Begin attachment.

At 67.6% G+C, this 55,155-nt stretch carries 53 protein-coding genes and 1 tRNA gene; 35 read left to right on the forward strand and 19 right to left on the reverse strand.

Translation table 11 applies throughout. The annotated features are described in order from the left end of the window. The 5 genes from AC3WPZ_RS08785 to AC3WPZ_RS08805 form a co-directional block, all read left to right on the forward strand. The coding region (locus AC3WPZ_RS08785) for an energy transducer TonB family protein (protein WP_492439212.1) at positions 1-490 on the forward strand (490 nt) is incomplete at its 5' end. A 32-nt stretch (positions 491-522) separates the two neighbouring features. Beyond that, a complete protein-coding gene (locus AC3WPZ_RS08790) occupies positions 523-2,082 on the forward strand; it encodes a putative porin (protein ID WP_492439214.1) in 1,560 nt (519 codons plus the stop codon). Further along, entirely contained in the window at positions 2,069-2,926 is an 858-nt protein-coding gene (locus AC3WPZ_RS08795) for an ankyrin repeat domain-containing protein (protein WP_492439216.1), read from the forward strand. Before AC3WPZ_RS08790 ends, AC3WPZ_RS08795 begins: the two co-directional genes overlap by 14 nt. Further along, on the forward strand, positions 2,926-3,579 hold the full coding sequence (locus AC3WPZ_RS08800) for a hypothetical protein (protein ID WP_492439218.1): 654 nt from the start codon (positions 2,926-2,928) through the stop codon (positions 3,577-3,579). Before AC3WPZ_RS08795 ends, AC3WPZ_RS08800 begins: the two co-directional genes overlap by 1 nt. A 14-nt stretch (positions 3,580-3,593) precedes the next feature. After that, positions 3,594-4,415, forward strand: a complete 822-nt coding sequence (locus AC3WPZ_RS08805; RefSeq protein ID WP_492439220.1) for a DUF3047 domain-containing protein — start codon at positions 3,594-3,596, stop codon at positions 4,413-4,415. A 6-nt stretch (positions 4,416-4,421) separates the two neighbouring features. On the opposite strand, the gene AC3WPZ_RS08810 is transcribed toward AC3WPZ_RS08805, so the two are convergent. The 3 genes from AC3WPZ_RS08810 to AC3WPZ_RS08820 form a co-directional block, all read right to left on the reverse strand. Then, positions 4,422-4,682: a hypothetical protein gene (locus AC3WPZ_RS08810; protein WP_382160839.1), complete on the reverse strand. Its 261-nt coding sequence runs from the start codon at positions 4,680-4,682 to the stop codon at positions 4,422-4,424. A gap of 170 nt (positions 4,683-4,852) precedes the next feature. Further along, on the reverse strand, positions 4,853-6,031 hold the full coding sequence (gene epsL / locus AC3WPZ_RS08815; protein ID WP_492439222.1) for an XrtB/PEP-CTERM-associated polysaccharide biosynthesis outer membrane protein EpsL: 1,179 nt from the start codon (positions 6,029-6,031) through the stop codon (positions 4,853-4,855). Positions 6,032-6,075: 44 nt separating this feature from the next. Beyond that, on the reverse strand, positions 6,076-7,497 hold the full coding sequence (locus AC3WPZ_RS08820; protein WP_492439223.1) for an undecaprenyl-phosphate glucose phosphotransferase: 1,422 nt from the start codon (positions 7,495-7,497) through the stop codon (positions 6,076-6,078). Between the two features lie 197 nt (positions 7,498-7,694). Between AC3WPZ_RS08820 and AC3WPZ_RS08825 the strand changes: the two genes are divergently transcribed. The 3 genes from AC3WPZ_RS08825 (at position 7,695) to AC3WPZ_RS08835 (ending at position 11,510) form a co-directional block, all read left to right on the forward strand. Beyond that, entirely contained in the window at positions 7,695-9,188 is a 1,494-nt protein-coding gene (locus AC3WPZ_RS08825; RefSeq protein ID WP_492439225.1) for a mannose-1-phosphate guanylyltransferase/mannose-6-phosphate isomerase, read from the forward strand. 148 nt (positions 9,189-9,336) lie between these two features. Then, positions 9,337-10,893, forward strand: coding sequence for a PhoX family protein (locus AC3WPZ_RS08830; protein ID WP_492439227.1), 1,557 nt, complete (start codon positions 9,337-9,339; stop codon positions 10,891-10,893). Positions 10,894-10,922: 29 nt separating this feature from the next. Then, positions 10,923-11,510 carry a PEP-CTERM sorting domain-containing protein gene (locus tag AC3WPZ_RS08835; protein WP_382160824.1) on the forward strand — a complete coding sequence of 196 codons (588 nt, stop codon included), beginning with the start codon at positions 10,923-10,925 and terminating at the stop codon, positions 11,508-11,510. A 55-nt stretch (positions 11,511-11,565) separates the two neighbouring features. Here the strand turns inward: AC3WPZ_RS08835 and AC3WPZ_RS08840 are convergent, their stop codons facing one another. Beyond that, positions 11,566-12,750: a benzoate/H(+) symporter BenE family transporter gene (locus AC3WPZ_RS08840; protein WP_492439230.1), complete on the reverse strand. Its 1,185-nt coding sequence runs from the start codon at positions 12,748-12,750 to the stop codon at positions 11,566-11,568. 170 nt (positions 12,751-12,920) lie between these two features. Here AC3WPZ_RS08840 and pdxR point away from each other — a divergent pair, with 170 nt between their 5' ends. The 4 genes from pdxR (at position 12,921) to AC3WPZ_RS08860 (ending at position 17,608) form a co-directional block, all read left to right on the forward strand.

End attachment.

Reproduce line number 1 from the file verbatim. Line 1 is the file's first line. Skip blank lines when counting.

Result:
At 67.6% G+C, this 55,155-nt stretch carries 53 protein-coding genes and 1 tRNA gene; 35 read left to right on the forward strand and 19 right to left on the reverse strand.